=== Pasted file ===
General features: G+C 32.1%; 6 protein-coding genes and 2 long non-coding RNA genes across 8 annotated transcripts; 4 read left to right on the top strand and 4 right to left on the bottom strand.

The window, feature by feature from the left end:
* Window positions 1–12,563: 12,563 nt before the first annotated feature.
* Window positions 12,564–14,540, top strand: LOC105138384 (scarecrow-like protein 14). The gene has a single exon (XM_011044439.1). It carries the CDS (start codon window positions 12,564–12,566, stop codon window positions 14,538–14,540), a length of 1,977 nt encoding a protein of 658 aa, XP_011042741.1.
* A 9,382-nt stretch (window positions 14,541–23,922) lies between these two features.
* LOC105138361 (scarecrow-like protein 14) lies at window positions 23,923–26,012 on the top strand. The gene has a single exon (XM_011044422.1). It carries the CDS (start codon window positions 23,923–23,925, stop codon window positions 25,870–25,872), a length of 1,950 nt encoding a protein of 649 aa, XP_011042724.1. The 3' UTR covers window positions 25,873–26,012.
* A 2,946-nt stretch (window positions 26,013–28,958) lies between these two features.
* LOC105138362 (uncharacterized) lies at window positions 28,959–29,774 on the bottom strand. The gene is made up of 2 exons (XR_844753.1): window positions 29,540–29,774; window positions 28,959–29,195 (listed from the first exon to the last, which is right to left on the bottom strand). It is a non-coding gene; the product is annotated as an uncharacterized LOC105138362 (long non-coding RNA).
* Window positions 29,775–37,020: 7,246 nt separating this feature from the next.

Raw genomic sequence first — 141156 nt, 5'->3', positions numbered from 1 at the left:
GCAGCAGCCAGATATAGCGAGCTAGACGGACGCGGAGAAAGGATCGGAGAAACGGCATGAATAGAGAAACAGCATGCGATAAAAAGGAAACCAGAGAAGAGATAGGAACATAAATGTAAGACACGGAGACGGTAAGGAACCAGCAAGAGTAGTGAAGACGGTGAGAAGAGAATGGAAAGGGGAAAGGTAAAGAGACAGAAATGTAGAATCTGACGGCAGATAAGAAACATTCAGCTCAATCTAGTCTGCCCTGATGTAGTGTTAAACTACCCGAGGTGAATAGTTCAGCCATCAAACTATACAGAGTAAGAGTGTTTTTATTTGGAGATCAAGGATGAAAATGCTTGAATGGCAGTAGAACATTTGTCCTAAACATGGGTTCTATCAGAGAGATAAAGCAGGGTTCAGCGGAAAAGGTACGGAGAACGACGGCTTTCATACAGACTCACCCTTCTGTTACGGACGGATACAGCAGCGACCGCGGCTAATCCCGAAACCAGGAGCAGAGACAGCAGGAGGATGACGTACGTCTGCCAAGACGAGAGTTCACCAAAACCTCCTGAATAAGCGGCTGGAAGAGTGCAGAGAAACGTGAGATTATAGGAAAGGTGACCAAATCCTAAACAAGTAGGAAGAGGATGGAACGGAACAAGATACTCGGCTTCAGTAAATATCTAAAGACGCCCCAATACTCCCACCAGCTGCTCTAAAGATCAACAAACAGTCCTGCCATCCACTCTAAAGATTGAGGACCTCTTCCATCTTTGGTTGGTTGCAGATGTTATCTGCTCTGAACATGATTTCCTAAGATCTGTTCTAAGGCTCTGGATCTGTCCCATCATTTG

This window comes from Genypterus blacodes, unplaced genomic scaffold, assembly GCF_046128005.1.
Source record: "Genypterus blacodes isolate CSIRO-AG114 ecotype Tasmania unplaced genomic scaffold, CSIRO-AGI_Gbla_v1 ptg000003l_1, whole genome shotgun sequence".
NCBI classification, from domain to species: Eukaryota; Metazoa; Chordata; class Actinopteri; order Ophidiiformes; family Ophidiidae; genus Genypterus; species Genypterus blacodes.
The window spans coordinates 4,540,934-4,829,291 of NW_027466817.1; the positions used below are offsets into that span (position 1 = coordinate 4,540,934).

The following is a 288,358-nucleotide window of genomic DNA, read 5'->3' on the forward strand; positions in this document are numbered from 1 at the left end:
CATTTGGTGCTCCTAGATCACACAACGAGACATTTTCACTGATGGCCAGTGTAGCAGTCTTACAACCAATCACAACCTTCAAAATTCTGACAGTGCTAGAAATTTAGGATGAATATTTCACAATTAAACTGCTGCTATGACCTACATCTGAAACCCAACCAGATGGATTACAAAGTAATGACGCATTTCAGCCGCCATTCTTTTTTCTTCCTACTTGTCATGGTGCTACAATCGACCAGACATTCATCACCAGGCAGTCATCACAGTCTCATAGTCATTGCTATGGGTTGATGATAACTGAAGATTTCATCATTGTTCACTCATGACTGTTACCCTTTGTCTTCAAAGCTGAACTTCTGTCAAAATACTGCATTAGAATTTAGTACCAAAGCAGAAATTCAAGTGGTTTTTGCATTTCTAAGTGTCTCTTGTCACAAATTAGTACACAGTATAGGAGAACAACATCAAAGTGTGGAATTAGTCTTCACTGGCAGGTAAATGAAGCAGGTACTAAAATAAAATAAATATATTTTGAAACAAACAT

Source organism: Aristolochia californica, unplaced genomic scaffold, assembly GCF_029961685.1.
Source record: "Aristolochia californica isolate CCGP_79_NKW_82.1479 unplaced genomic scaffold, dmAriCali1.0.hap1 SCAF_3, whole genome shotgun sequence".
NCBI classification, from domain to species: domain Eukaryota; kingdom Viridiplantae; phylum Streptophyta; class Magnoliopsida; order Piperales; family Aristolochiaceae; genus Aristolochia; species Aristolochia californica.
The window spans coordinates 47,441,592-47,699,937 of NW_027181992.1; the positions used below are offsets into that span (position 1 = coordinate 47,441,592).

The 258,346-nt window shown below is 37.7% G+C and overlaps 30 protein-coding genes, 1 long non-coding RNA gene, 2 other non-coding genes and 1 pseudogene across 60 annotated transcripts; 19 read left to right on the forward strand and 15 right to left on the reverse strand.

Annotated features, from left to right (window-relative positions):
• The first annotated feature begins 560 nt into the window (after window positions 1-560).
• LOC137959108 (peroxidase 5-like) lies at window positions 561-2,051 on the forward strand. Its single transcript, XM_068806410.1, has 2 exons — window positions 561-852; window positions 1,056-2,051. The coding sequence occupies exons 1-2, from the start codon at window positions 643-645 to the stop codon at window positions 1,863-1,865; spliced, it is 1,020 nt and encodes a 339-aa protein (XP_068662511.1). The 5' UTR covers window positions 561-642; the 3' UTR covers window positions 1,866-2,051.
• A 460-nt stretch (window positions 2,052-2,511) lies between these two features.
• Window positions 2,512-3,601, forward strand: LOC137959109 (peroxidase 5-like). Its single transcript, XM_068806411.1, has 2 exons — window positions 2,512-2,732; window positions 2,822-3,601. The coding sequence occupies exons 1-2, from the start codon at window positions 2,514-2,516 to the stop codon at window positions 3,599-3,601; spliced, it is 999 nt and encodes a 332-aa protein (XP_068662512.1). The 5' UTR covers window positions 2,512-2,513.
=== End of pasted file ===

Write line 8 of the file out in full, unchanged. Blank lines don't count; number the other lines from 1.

* LOC105138362 (uncharacterized) lies at window positions 28,959–29,774 on the bottom strand. The gene is made up of 2 exons (XR_844753.1): window positions 29,540–29,774; window positions 28,959–29,195 (listed from the first exon to the last, which is right to left on the bottom strand). It is a non-coding gene; the product is annotated as an uncharacterized LOC105138362 (long non-coding RNA).